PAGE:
Lawson Looks Attractive Among Japanese C-Stores

Over the past couple of weeks, I covered the 3 largest Japanese convenience chains. These articles can be found here:

Seven & i Holdings (OTCPK:SVNDY, OTCPK:SVNDF) – also here and here.


Lawson (OTC:LWSOF)

The Japanese C-store industry

There is very little doubt that Seven & i Holdings dominates the c-store industry both domestically and globally. Aside from a few exceptions, the dynamics of the c-store industry in Japan is centered around Seven & is activities, which is then closely followed by and countered by UNY FamilyMart and Lawson.

Most notably, the recent industry focus has revolved around food. All three players are building product development capabilities and supply chain strength in order to capture the lions share of the ready-made lunch and dinner market. Oddly, this is one of the few exceptions I mentioned earlier. Seven & i was the last to rollout dining booths as a part of the standard store layout. That said, the hiccup did not stop the Seven & i train, as the company still boasts the highest average daily sales per store figures by a large margin:

Source: 7-Eleven, Family Mart, and Lawson IR (all in Japanese)

Japan can no longer afford to spend the shrinking pool of laborers on the convenience industry and there is an increased level of pressure for convenience stores to streamline operations. Organized by Japans Ministry of Economy, Trade, and Industry, the top 5 convenience store chains in Japan agreed to fully implement RFID tags on every product by 2025 in order to reduce labor intensity throughout the supply chain.

Global footprint and the General Merchandising Store (GMS) drag

Source: 7-Eleven, Family Mart, and Lawson websites (all in Japanese)

Again, Seven & i leads the pack by a large margin. Then we have Family Mart making an attempt to chase Seven & i. And then there is Lawson, which needs to figure out how to make existing global operations profitable before even talking about further expansion, though part of that may come from scaling operations.

While Seven & is convenience growth story is probably familiar to most western investors, the same cannot be said about the business performance drag caused by the companys GMS operations. Family Mart has a similar problem, and both companies are right-sizing their respective segments. Meanwhile, Lawson is a convenience pure-play with no proven track record for global c-store expansion.

Now for a dose of business performance, pricing, and balance sheet metrics:

Source: Financial Times (data obtained: 6/29/2017) + author calculations

While Seven & is c-store growth story is exciting to follow, it appears that some of the growth is already priced in. Additionally, the GMS exposure distorts the risk/reward profile of the company. Much of Seven & is c-store growth will be anchored down unless the company figures out how to generate meaningful returns out of its GMS segment.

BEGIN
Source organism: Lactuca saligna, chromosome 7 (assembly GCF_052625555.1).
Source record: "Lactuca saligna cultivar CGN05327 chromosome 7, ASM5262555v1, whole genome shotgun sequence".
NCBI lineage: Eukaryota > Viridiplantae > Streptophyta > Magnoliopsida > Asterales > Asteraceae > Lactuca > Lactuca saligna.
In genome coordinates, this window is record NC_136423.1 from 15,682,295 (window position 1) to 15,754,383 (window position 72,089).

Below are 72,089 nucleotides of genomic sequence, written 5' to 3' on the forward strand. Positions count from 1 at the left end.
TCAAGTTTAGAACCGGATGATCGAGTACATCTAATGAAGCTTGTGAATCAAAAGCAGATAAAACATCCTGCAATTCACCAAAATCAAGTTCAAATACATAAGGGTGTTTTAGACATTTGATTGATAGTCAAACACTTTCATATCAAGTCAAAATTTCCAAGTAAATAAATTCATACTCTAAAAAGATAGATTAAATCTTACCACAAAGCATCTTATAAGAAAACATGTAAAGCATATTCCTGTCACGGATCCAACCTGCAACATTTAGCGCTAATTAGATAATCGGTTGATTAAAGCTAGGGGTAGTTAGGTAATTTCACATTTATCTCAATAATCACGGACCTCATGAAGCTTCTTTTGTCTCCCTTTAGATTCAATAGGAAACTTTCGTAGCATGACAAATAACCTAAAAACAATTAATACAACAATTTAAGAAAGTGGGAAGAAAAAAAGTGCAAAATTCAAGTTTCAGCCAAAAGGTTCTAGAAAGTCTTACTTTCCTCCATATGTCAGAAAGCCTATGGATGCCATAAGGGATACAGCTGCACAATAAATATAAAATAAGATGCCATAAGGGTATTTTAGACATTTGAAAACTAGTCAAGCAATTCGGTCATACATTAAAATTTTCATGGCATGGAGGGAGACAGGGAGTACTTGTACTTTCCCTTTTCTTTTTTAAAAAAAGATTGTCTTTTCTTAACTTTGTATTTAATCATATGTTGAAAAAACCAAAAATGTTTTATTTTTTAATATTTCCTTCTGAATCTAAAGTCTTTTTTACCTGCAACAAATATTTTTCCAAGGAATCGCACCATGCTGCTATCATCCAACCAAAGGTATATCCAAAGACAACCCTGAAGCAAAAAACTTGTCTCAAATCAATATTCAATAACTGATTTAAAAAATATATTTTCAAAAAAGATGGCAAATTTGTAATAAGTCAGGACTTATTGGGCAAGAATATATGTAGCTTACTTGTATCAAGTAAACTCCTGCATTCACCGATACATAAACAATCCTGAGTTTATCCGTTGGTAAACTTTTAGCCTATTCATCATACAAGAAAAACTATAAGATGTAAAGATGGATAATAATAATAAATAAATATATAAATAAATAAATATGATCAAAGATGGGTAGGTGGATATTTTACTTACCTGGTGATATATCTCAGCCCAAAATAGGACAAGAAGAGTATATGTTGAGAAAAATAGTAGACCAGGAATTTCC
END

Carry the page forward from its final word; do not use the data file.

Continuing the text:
The story is similar with UNY Family Mart, except that Family Marts c-store segment isnt an industry-leading performer. The company maintains the domestic store network scale to match Seven & i, but leaves investors with much to desire in terms of average daily store sales and global growth. Additionally, Family Marts balance sheet isnt particularly compelling and ROIC is the lowest of the three giants.

If we consider Lawsons share price, the story starts to sound compelling. No GMS exposure means no distorted risk/reward profile. Lawsons c-stores still have a long way to go before they become comparable to Seven & is industry-leading performance, but it is still outperforms Family Mart. The mostly domestic exposure combined with a money-losing global operation leaves much to be desired, but the only GMS-free convenience pure-play fairs well on various metrics, as seen above.

Wrapping it up

Of the three titans, my bet is on Lawson to lead in investment performance. I specifically say investment performance here because I still think Seven & is c-store strategy has a leg up over any of the other c-store operators. Income investors ought to consider putting a 3+% dividend yielding Lawson in their portfolio.

In contrast, I think UNY Family Mart is ill-positioned among the titans. The Family Mart branded-stores generate sub-par perfor mance and the Circle K + Sankus branded stores are even worse. The GMS exposure is no help either, and UNY Family Mart has the lowest ROIC to prove it.

If you enjoyed this article and would like to read more on Japanese ADRs, please click the orange “Follow” button at the top of this article.

Disclosure: I/we have no positions in any stocks mentioned, and no plans to initiate any positions within the next 72 hours.

I wrote this article myself, and it expresses my own opinions. I am not receiving compensation for it (other than from Seeking Alpha). I have no business relationship with any company whose stock is mentioned in this article.

Editor’s Note: This article discusses one or more securities that do not trade on a major U.S. exchange. Please be aware of the risks associated with these stocks.

About this article:ExpandAuthor payment: $35 + $0.01/page view. Authors of PRO articles receive a minimum guaranteed payment of $150-500.Tagged: Investing Ideas, Quick Picks & Lists, Consumer Goods, Department Stores, JapanWant to share your opinion on this article? Add a comment.Disagree with this article? Submit your own.To report a factual error in this article, click hereFollow Kenkyo Investing and get email alerts

Leave a Reply

Your email address will not be published. Required fields are marked *